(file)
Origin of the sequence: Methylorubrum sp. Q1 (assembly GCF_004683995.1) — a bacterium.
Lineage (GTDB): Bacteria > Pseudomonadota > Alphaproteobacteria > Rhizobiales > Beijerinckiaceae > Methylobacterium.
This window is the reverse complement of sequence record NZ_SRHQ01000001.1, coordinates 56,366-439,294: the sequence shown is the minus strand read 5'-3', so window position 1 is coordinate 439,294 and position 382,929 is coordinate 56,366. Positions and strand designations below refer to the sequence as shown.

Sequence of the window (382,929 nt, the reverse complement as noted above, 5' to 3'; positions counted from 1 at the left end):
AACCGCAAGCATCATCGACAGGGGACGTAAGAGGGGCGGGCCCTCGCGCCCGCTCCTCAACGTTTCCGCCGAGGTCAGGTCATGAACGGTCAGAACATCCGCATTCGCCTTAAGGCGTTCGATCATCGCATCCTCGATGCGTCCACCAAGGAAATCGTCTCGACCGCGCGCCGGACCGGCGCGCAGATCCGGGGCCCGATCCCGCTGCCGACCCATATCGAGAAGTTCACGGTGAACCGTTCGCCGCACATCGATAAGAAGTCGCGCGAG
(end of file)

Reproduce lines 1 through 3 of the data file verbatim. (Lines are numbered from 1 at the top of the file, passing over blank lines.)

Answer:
Origin of the sequence: Methylorubrum sp. Q1 (assembly GCF_004683995.1) — a bacterium.
Lineage (GTDB): Bacteria > Pseudomonadota > Alphaproteobacteria > Rhizobiales > Beijerinckiaceae > Methylobacterium.
This window is the reverse complement of sequence record NZ_SRHQ01000001.1, coordinates 56,366-439,294: the sequence shown is the minus strand read 5'-3', so window position 1 is coordinate 439,294 and position 382,929 is coordinate 56,366. Positions and strand designations below refer to the sequence as shown.